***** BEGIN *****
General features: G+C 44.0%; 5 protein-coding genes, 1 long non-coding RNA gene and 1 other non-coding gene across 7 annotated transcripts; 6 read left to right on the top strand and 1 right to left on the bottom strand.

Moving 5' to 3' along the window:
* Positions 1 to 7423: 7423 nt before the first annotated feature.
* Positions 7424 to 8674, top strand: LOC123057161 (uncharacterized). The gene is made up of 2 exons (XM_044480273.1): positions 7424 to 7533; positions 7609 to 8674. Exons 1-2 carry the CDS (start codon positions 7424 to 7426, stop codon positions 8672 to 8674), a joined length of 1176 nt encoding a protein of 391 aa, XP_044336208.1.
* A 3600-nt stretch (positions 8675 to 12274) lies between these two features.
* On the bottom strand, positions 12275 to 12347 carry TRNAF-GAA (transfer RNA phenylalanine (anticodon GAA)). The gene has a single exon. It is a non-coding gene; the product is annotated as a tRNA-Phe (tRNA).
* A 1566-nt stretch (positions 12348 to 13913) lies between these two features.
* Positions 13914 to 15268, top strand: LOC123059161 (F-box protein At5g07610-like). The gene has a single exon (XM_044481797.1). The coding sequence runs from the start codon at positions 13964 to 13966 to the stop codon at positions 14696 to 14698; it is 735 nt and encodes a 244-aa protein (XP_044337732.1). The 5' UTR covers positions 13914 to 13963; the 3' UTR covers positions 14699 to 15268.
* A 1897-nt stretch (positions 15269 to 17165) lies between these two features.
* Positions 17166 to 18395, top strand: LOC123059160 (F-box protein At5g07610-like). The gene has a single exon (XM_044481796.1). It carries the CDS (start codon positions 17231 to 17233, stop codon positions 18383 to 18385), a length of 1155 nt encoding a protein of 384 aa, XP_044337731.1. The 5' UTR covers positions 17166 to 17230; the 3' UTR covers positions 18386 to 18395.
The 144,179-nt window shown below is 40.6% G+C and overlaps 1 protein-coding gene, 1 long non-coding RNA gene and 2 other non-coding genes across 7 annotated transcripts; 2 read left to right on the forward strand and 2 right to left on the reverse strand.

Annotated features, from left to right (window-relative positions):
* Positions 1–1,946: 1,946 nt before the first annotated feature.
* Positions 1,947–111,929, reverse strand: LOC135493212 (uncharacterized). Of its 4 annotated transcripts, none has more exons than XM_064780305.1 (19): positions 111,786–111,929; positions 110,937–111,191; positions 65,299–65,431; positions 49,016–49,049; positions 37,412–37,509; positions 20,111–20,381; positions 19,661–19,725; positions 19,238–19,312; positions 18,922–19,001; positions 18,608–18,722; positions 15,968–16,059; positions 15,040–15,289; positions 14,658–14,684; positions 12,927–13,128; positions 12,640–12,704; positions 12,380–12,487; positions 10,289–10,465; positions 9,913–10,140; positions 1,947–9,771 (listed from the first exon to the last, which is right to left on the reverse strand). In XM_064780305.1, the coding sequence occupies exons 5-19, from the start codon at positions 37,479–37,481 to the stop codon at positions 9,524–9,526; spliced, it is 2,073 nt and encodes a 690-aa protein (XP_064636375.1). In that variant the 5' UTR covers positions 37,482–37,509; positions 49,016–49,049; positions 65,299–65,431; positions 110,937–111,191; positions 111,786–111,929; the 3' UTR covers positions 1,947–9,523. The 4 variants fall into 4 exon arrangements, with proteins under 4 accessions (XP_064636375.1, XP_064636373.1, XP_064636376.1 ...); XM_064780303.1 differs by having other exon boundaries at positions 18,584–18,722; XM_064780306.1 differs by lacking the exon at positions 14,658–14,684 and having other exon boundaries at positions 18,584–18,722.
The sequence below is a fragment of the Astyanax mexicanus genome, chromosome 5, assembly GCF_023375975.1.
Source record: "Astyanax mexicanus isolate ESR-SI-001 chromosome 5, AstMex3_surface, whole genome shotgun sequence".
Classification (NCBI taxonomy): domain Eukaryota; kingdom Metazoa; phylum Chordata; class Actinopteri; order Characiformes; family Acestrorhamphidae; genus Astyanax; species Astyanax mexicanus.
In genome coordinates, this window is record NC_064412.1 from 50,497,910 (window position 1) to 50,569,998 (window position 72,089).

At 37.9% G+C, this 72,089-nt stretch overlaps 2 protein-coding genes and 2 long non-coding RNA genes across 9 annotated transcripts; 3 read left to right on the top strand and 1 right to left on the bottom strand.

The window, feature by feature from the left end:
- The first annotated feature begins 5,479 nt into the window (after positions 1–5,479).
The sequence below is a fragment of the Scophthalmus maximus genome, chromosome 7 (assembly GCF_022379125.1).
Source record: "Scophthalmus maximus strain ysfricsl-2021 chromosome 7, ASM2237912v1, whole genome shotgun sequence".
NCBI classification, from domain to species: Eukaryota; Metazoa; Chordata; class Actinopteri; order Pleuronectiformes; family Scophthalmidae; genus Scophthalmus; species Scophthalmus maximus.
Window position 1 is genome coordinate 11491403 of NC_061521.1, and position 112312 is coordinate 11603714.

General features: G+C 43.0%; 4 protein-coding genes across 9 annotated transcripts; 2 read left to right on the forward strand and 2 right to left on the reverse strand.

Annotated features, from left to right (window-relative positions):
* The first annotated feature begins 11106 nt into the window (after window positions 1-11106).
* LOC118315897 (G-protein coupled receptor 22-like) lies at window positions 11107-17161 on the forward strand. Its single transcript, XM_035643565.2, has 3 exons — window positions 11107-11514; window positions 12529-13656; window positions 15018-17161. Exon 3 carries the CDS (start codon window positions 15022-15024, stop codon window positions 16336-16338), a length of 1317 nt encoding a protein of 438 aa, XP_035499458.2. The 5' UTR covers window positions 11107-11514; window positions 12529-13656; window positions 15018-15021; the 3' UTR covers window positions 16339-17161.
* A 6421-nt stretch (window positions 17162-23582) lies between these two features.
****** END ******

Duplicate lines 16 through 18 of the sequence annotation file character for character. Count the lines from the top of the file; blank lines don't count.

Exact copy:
Source record: "Astyanax mexicanus isolate ESR-SI-001 chromosome 5, AstMex3_surface, whole genome shotgun sequence".
Classification (NCBI taxonomy): domain Eukaryota; kingdom Metazoa; phylum Chordata; class Actinopteri; order Characiformes; family Acestrorhamphidae; genus Astyanax; species Astyanax mexicanus.
In genome coordinates, this window is record NC_064412.1 from 50,497,910 (window position 1) to 50,569,998 (window position 72,089).